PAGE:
One of the challenges in reviewing games is remaining objective. If this isn’t the first Samurai Warriors: Katana review you’ve read, you may already know what I’m talking about. When a person buys a game they enter into the world with a different perception than a game reviewer. A game player doesn’t have a checklist of things they are looking for, nor do they necessarily go in with the express purpose of comparing the game to previous titles as well as its contemporaries.

This title has been panned by and large by every game review site out there, and so I thought I’d try spending some more time with it as I have enjoyed, even with their faults, the previous Samurai Warriors titles. This look into the game compares it both to other Wii titles and previous iterations, and I’m going to state this right now: this game does not earn the callous derision it’s garnered from the general game review industry. It isn’t a top shelf game by any means, but it doesn’t fall into the worthless category either.

The visual representation brought forth in Samurai Warriors: Katana is one of the the least impressive parts of the game. Other than no flicker and decent draw distances, the graphics are no different than the PS2/XBOX predecessors.  That being said, if you compare it to other Wii games it falls into the middle of the pack, and the grading reflects that tilt.

Since this is a first-person perspective all the animation you see is enemies, and they are as generic as they come. There is occasionally a wardrobe change to suit a `which ninja ran past` minigame, otherwise you face generic hordes of enemies. There are no facial animations at all, even during dialog. The textures aren’t any different from level to level, and since the cast in this game has been scaled back from previous versions, these elements really help to bring down immersion.

Katana also overlays names, health bars, target boxes and weak points on targets, and although looking at screenshots makes it stand out, it is critical for gameplay and once you’ve been acclimatized to it those elements fade into the background.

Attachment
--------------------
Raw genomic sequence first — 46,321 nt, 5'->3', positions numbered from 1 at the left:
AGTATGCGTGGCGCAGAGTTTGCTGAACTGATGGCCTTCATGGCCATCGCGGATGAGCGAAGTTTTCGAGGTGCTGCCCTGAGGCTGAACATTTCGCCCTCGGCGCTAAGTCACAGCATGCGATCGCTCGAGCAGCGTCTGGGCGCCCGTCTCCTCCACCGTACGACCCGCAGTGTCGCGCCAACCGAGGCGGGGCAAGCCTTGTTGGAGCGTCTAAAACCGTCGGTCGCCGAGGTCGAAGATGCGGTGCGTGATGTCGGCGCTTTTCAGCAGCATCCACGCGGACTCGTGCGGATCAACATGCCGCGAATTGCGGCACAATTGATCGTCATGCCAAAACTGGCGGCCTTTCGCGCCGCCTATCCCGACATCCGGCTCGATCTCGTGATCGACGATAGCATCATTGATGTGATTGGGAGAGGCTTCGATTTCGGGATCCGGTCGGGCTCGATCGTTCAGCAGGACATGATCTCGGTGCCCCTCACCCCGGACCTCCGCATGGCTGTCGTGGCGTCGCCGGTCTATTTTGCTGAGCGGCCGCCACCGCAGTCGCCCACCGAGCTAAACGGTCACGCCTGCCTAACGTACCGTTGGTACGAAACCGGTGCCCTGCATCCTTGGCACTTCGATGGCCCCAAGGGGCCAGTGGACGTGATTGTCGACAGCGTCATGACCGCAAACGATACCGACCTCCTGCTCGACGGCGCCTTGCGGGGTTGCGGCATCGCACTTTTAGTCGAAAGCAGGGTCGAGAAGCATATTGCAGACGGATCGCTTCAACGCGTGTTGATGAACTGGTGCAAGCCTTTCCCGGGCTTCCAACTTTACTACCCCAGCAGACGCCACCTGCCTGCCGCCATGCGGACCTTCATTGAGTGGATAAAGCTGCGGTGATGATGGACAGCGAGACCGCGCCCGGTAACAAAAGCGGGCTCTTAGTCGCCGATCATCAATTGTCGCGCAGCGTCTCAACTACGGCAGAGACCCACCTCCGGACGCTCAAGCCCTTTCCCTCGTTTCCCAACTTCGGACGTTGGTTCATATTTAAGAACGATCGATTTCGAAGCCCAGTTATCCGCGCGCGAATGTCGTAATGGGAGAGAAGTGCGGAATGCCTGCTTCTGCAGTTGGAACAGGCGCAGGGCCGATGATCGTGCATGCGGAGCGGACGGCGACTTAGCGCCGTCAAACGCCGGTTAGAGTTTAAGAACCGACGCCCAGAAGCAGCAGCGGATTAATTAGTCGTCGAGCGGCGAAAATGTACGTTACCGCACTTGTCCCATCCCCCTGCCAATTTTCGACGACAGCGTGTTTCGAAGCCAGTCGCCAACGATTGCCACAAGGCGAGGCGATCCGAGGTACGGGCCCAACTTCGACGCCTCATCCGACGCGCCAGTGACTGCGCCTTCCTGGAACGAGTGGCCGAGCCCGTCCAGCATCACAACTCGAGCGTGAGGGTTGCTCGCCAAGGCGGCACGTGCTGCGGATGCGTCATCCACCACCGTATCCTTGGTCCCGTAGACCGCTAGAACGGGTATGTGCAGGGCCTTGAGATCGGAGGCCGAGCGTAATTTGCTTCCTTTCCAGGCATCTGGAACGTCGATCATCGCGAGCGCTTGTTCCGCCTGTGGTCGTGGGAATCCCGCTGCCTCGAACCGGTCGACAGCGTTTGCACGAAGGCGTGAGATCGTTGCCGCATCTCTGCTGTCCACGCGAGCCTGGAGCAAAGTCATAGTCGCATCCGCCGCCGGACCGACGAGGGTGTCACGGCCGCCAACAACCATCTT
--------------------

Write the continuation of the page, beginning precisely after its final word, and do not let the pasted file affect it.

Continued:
The sounds of Samurai Warriors: Katana are better than the visuals, but not by much. The combat noise is the same as the previous iterations so I couldn’t honestly tell you if it is new recordings or just reheated leftovers. They are still serviceable, but at this point I really wish that they had made the effort to bring some more variety.

What I can say with certainty is that the voice work is not only typically poor, but it’s also surpisingly light. You rarely hear dialog; you will however hear at least one sound byte from named characters everytime they address you. This grated quickly, and I eventually switched to japanese tracks just so I didn’t have to suffer through poorly voiced english catch-phrases.

Music comes last as it is no different than any other KOEI game (to date). Hard guitars mixed with traditional japanese music taken straight from the previous iterations. Since the game is on rails (for the most part) the music cues should be bang on; I found that sometimes they would prematurely start, which gives you a bit of warning.

Wii games, more often than not, only pay lip service to the waggle controls. You can sit back on the couch and barely move to get the most out of a Wii the game; Katana however, requires the edge of your seat. They were kind enough to give you A and B buttons for the most frequent attacks so you aren’t fatigued by the time you’ve finished the second level. I found myself enjoying the control scheme.